With the world now in the throes of a deep recession, one thing is clear: helping countries recover from COVID-19 will require billions of dollars to revive jobs and value chains, tackle systemic inequalities and promote a greener reconstruction. This will present significant opportunities for investors to innovate and finance projects that contribute to sustainable and inclusive long-term growth.
Many investors are interested in doing just that, as evidenced by the movement that is taking root around us. A year ago, a coalition of 60 asset managers and institutional investors adopted the Operating Principles for Impact Management: a set of clear market standards for how to manage investments aiming to achieve positive impact alongside financial returns. One year later, that number has grown to 94. That includes 16 organisations that signed on since January, when the COVID-19 outbreak began to hit the global economy.
By summer, we expect to reach consensus on how to measure and report on key impact themes including climate change, gender equality and job creation
In the process, we have gained unparalleled insights into the impact investing world. Importantly, what used to be the terrain of smaller, specialised impact investors now attracts larger and more diverse private equity funds: we estimate that a total of over $300bn in impact assets are managed collectively by our signatories in alignment with the principles.
Significantly, some of the world’s largest asset managers have chosen to adopt the Principles when launching impact funds on a scale we haven’t seen before. These include the recent closing by KKR of a new Global Impact Fund and the launch of Blackrock’s Global SDG Impact Fund. But that also applies to long-standing impact fund managers, including LeapFrog Investments which raised record-breaking amounts for investments in Africa and South Asia.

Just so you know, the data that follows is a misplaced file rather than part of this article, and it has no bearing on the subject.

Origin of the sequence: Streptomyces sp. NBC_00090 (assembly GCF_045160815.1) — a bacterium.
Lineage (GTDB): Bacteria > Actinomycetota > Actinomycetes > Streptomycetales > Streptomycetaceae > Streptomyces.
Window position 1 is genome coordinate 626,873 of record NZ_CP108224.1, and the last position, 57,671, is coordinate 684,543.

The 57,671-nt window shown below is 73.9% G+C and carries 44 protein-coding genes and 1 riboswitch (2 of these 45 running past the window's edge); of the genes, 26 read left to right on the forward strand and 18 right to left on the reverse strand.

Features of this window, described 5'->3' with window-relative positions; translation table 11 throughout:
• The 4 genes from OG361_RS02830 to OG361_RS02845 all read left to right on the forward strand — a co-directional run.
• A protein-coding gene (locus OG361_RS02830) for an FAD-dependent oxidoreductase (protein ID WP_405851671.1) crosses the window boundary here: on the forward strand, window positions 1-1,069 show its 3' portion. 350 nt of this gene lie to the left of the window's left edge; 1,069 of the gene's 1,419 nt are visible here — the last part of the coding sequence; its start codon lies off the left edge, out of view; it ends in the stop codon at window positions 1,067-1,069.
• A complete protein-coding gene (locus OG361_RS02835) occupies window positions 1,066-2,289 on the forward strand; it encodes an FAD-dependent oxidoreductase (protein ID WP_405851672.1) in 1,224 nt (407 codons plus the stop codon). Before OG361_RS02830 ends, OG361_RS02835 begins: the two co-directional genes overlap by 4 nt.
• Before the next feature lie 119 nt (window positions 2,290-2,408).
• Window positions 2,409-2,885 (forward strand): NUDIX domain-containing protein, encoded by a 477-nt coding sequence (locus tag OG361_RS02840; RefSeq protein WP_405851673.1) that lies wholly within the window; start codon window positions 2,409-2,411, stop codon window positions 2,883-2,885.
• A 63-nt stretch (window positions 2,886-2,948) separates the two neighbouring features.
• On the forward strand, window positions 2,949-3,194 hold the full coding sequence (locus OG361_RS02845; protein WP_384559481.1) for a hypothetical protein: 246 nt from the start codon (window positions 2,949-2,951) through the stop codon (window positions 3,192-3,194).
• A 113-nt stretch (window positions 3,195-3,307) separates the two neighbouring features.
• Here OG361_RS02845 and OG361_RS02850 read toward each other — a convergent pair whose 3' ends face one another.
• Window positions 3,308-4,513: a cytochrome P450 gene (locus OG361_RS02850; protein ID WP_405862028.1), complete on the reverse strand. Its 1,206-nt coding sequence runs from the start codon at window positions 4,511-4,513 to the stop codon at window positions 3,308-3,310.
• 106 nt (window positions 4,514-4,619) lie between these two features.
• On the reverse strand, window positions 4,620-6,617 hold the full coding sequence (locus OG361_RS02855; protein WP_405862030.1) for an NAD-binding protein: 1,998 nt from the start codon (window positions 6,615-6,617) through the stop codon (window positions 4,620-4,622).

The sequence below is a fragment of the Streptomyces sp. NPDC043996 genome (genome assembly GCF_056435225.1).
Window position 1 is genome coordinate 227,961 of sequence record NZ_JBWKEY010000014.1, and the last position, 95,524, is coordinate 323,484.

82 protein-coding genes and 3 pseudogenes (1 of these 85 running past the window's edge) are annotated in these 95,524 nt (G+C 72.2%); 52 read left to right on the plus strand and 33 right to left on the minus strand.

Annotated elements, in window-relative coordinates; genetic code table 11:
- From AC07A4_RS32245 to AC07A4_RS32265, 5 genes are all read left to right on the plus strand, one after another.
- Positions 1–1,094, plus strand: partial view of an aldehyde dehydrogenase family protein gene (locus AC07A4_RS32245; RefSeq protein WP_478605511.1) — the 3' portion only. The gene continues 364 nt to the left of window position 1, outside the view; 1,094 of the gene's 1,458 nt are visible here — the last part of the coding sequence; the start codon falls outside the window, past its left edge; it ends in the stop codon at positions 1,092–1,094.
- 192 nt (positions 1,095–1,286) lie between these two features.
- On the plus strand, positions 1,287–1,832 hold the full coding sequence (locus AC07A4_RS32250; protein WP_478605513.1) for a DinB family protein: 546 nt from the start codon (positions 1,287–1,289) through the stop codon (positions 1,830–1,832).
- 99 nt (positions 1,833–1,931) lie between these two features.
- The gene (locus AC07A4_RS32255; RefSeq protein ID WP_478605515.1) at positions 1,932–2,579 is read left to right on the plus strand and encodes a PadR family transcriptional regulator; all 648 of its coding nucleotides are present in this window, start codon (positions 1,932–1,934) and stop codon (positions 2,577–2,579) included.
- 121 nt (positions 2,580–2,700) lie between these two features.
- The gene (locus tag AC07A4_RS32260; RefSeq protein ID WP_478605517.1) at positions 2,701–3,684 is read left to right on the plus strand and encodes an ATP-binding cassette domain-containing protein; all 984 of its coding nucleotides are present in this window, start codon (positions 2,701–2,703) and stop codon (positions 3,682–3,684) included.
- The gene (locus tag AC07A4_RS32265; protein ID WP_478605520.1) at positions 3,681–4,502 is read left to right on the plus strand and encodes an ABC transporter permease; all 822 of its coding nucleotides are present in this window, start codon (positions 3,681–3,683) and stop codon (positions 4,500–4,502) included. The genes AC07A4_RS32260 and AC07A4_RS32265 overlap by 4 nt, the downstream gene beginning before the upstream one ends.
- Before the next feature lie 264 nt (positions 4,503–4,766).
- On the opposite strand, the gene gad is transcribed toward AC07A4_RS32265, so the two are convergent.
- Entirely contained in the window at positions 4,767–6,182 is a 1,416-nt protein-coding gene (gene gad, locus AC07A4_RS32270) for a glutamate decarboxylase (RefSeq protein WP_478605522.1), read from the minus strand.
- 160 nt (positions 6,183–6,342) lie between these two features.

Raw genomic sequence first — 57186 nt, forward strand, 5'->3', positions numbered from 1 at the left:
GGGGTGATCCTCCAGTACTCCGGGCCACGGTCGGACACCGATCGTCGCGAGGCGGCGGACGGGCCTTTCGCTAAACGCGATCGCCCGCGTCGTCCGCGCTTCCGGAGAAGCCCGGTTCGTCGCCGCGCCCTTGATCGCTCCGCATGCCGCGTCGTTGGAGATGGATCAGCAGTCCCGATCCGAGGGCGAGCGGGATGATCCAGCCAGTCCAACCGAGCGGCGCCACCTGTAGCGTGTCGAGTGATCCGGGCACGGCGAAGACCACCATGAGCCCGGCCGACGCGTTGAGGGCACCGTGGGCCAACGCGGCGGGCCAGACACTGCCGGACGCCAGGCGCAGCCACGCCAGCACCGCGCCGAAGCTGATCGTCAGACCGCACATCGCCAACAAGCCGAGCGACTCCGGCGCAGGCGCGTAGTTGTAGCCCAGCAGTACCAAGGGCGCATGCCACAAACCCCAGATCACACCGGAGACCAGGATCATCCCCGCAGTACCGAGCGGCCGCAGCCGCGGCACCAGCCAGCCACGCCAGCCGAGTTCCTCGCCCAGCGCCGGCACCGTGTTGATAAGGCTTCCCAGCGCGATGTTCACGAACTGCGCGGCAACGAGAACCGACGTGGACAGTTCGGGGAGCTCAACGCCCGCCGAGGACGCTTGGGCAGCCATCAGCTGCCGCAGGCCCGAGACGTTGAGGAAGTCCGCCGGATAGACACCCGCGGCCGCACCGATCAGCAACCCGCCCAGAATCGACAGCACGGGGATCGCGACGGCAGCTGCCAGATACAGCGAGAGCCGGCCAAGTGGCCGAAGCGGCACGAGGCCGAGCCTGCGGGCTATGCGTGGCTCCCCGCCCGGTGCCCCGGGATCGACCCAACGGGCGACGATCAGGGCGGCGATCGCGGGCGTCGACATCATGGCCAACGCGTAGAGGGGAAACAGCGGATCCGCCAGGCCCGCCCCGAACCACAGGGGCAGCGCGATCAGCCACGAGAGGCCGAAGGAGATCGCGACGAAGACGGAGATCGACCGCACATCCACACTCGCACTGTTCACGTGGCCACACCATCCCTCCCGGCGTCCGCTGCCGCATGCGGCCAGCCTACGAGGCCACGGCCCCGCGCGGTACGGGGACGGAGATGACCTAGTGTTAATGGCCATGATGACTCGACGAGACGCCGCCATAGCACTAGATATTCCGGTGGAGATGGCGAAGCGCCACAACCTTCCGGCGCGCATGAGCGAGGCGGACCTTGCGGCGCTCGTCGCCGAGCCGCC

Development Finance Institutions (DFIs) continue to be the largest impact investors. Among the signatories, we count eight multilateral and 17 bilateral DFIs. IFC manages the largest pool of impact investments, with $83bn in impact assets under management.
We also see a broadening base of impact funds across the world, with signatories coming from 26 different countries across five continents. While most signatories are headquartered in North America (33%) and Western Europe (56%), we see growing interest from other regions. The Japan International Cooperation Agency signed the principles, reflecting growing interest in Japan in impact investing. Emerging markets comprise eight signatories managing about $6bn in total. I strongly believe that the movement will continue to diversify as it forges ahead.
Significantly, impact funds have a greater focus on investing in emerging markets than other funds: We estimate that 30% of the volume of impact funds was raised for projects in emerging markets, as compared with 20% of the volume of conventional funds.